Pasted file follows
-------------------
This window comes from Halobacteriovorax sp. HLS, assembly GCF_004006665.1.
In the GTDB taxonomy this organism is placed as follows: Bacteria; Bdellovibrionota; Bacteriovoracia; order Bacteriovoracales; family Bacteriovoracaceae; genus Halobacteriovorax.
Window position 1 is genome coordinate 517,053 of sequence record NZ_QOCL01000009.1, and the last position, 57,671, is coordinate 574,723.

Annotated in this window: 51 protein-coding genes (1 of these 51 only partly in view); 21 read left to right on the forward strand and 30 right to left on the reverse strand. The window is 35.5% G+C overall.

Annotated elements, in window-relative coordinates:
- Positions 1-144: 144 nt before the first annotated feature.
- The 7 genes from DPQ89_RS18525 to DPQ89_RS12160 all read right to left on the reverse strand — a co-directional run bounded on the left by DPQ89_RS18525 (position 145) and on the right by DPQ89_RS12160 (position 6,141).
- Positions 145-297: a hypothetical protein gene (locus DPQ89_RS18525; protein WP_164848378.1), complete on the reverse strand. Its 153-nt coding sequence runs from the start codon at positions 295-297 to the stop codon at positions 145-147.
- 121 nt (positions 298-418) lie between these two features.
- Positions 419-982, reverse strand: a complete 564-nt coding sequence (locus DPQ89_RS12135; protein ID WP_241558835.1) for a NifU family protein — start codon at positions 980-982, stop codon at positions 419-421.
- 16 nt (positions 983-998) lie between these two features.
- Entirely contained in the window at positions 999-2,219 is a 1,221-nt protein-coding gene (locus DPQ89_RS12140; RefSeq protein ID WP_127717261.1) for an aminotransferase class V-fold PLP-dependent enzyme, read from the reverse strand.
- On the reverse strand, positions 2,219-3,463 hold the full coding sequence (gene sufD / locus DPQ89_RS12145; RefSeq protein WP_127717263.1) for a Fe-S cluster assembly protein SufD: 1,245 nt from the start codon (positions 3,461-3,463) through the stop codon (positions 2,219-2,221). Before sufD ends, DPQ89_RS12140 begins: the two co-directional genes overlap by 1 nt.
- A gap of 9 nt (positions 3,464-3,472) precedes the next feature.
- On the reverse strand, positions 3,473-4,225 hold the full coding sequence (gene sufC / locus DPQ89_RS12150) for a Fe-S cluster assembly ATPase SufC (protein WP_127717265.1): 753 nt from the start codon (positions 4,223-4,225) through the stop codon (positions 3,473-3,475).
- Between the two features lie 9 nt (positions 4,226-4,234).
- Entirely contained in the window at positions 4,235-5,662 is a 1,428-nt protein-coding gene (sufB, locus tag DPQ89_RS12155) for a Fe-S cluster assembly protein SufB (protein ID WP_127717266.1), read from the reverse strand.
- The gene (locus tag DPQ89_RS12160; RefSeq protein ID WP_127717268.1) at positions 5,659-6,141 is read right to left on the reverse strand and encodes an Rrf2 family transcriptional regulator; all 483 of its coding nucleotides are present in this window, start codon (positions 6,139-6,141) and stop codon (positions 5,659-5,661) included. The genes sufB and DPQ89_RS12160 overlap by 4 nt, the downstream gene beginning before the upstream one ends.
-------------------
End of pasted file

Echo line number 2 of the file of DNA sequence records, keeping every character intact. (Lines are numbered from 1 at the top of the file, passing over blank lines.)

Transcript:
In the GTDB taxonomy this organism is placed as follows: Bacteria; Bdellovibrionota; Bacteriovoracia; order Bacteriovoracales; family Bacteriovoracaceae; genus Halobacteriovorax.